CS-6 suppresses activation of VEGFR-2-mediated signaling pathway

VEGFR-2 activation initiates complex signaling networks with distinct and overlapping functions. We further examined whether CS-6 inhibited VEGFR-2-mediated signaling pathways. As shown in Fig. 5D, CS-6 significantly suppressed the activation of VEGFR-2 downstream signaling molecules such as PI3K/Akt and MAPK pathways, which are critical for VEGF/VEGFR-2-mediated angiogenesis. To be specific, p-Erk1/2 and p-p38 were enhanced by VEGF treatment while the expression level of Erk1/2 and p38 remained unchanged, and CS-6 inhibited the phosphorylation of Erk1/2 and p38 without affecting total Erk1/2 and p38 expression levels. CS-6 also reduces phosphorylation levels of Akt at Ser473, which is a well-known downstream target of VEGFR-2, however, has no effect on total Akt level. Moreover, the action of CS-6 on PI3K p85 was also examined.

Furthermore, in order to verify the anti-angiogenesis effect of CS-6 is via VEGFR2, we next knocked down VEGFR2 by siRNA, and performed endothelial cell spheroids sprouting assay. As shown in Fig. 5E, knockdown of VEGFR2 by siRNA considerably inhibited endothelial cell sprouting in sol group and VEGF group compared with non-siRNA knockdown in a modified spheroid assay, however, there was no obvious difference in CS-6-treatment group. These data indicated that the anti-angiogenesis effect of CS-6 was through VEGFR2 in HUVECs.

CS-6 inhibits VEGF-induced blood vessel formation in mice

To confirm our findings in vivo, we assess the impacts of CS-6 on endothelial angiogenesis in lung cancer xenografts model as well as martrigel plugs. model. Our previous study has shown that CS-6 inhibited the growth of lung cancer xenografts in nude mice [34]. Herein, we further examined the vessel density in lung cancer tissue sections visualized using VE-cadherin staining (Red) under immunofluorescent microscope. We chose VE-cadherin because of its modulation of angiogenesis [41], and its expression could reflect the microvessel density in the tissues. Direct inhibition of VE-cadherin function could impact other signaling functions such as modulation of VEGF receptor signaling. As shown in Fig. 6A, the micro-vessel density identified by VE-cadherin staining was significantly decreased with CS-6 treatment, as compared with the vehicle group. However, we could not exclude possibility that the CS-6 treatment impaired vessel density in the human xenograft was due to the tumor suppressive role of CS-6. To clarify this issue, we further applied matrigel plug assay. After 7 days, matrigel plugs containing VEGF excised from mice were dark red and filled with blood vessels. In contrast, matrigel plugs containing both VEGF and CS-6 were light yellow. The group treated with 5 μM CS-6 was nearly transparent (Fig. 6B). We then used FITC-isolectin and DAPI to stain and quantify the number of functional vessels in the matrigel plugs. As shown in Fig. 6C, fewer vessels were observed in the matrigel plugs treated with both VEGF and CS-6 than in those plugs treated with VEGF alone. These results indicate that CS-6 can significantly inhibit angiogenesis in vivo.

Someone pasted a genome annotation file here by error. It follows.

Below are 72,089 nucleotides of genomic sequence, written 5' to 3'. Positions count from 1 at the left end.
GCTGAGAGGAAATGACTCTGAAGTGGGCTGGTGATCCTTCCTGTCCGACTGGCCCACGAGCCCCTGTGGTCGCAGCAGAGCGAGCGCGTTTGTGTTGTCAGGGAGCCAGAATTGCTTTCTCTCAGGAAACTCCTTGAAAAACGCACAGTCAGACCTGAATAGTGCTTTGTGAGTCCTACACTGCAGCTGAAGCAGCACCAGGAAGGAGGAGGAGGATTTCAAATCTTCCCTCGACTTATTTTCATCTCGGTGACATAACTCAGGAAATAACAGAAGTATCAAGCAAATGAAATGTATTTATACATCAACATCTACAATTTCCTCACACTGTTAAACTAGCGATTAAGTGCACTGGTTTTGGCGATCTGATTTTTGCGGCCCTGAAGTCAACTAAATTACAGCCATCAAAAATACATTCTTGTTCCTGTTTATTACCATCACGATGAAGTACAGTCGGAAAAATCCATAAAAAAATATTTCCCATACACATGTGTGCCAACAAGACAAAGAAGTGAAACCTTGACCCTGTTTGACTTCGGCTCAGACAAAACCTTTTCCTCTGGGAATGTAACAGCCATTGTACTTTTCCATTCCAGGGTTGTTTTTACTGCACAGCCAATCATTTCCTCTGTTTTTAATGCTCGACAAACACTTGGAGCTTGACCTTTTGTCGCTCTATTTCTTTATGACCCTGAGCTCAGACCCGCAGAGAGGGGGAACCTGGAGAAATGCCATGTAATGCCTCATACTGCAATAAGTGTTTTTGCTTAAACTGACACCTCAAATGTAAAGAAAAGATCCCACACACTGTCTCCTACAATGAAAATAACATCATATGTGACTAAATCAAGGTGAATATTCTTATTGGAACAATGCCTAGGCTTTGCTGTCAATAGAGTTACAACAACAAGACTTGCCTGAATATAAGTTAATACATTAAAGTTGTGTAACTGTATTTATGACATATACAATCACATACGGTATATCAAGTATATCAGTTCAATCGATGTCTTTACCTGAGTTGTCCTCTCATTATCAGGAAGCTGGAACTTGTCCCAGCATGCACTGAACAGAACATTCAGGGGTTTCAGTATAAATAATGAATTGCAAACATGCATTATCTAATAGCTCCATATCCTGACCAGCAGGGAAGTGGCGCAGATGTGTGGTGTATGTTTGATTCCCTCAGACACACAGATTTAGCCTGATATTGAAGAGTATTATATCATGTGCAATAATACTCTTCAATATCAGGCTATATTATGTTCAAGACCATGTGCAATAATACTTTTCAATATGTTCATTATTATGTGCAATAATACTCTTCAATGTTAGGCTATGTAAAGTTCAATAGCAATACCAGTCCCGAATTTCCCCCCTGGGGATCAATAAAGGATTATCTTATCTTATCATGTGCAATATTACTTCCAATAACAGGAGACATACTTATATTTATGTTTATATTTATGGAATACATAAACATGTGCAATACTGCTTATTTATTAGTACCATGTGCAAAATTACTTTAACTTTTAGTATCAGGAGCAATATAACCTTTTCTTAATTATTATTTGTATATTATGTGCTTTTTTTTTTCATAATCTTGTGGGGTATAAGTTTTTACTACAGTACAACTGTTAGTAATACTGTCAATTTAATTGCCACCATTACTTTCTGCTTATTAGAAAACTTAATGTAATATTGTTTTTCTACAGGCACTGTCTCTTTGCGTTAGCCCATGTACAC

CS-6 inhibited angiogenesis in vivo.

Figure 6: CS-6 inhibited angiogenesis in vivo. A. Neutral formalin fixed tumor samples were prepared from animals and analyzed by immunohistochemical staining with VE-cadherin, and examined under a microscope. (**P < 0.01, ***P < 0.001, significant differences between CS-6 treatment groups and control group. Red is displayed as VE-cadherin protein). B. The axillary fossa of 6-week-old C57/BL/6 mice was injected with 500 mL of matrigel with 250 ng VEGF and 80 unit of heparin. After 9 days, the matrigel plugs were harvested and photographed. C. The matrigel plugs were fixed, sectioned and stained with FITC-Lectin. (##p < 0.01, VEGF-treated group vs. no VEGF-treated group; **p < 0.01, VEGF-treated group vs. VEGF- and CS-6-treated group; ***p < 0.001, VEGF-treated group vs. VEGF- and CS-6-treated group. Green is displayed as FITC-Lectin).

Taken all together, our results showed that gamabufotalin (CS-6) exerted its anti-angiogenic effect by suppressing VEGFR-2 activation.